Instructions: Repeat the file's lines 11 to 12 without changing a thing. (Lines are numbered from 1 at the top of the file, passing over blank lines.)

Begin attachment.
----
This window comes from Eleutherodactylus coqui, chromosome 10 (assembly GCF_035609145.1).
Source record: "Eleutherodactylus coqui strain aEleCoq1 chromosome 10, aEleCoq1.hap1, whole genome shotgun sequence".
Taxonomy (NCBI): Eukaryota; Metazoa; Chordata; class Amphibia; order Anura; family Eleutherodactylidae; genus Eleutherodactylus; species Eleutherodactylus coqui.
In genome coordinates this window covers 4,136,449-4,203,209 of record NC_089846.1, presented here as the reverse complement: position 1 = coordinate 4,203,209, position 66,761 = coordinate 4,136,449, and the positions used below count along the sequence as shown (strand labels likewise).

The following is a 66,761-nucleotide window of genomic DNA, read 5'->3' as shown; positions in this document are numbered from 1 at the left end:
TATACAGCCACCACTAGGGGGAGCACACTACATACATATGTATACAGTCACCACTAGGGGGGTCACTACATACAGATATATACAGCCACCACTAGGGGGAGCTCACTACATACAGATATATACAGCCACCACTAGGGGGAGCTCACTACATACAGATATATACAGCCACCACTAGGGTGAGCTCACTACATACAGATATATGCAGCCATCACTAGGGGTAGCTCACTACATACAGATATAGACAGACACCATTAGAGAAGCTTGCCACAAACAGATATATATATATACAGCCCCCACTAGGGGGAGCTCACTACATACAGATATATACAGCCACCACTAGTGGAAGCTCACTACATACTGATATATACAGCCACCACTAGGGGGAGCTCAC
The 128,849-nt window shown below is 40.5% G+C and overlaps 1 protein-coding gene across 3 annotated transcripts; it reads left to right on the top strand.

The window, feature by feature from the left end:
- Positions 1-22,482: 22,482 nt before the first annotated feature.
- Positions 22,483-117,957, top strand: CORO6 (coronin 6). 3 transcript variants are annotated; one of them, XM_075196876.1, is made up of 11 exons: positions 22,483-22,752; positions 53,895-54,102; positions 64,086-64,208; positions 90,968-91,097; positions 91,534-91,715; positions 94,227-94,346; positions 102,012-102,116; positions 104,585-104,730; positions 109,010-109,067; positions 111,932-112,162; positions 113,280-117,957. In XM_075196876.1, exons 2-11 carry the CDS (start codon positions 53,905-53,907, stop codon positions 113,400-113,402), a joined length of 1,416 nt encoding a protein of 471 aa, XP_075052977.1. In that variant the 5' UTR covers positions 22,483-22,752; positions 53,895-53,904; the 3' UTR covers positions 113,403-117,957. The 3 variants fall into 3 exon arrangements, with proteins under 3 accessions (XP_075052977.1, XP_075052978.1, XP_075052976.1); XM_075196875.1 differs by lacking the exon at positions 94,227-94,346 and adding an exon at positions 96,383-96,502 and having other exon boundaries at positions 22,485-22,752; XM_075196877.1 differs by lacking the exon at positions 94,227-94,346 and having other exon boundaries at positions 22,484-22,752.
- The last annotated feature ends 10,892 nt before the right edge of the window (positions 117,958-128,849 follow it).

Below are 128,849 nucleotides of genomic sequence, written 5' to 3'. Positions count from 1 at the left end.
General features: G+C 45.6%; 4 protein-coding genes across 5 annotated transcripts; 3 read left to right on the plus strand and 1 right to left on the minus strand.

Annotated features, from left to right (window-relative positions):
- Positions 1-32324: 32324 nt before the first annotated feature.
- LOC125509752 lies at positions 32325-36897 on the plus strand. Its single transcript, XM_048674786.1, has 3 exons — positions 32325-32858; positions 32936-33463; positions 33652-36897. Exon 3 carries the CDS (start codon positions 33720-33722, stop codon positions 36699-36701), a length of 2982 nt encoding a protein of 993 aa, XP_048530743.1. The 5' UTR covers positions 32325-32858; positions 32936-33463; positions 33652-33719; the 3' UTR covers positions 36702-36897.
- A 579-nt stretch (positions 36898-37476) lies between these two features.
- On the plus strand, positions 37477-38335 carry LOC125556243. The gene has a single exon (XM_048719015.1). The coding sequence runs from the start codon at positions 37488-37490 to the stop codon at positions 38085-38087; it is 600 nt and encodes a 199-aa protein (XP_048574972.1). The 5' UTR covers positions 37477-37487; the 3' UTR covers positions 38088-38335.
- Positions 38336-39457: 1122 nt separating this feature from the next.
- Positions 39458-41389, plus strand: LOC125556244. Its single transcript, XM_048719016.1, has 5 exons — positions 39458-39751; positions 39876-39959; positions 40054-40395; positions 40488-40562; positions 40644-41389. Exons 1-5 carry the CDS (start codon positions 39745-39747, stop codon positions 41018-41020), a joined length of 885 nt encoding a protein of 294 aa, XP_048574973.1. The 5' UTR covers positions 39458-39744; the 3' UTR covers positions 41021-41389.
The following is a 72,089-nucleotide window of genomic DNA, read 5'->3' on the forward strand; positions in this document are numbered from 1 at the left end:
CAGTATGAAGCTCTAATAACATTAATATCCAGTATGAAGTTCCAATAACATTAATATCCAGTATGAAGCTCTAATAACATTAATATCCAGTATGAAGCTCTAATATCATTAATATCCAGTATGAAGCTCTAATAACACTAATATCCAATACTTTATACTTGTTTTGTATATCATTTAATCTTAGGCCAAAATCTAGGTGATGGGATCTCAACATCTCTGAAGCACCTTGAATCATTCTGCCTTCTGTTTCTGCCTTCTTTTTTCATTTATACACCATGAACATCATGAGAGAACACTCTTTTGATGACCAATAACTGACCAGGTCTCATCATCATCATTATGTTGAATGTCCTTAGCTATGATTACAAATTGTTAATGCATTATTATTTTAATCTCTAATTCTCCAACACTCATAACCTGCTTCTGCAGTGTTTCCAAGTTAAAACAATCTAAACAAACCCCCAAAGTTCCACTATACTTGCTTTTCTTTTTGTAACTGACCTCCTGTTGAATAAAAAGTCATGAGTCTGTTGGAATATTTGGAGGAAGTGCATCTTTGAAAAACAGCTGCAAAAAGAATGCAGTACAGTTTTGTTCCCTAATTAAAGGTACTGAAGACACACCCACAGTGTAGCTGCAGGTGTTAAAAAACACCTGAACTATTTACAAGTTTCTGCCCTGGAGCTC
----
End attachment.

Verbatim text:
- The last annotated feature ends 10,892 nt before the right edge of the window (positions 117,958-128,849 follow it).

Below are 128,849 nucleotides of genomic sequence, written 5' to 3'. Positions count from 1 at the left end.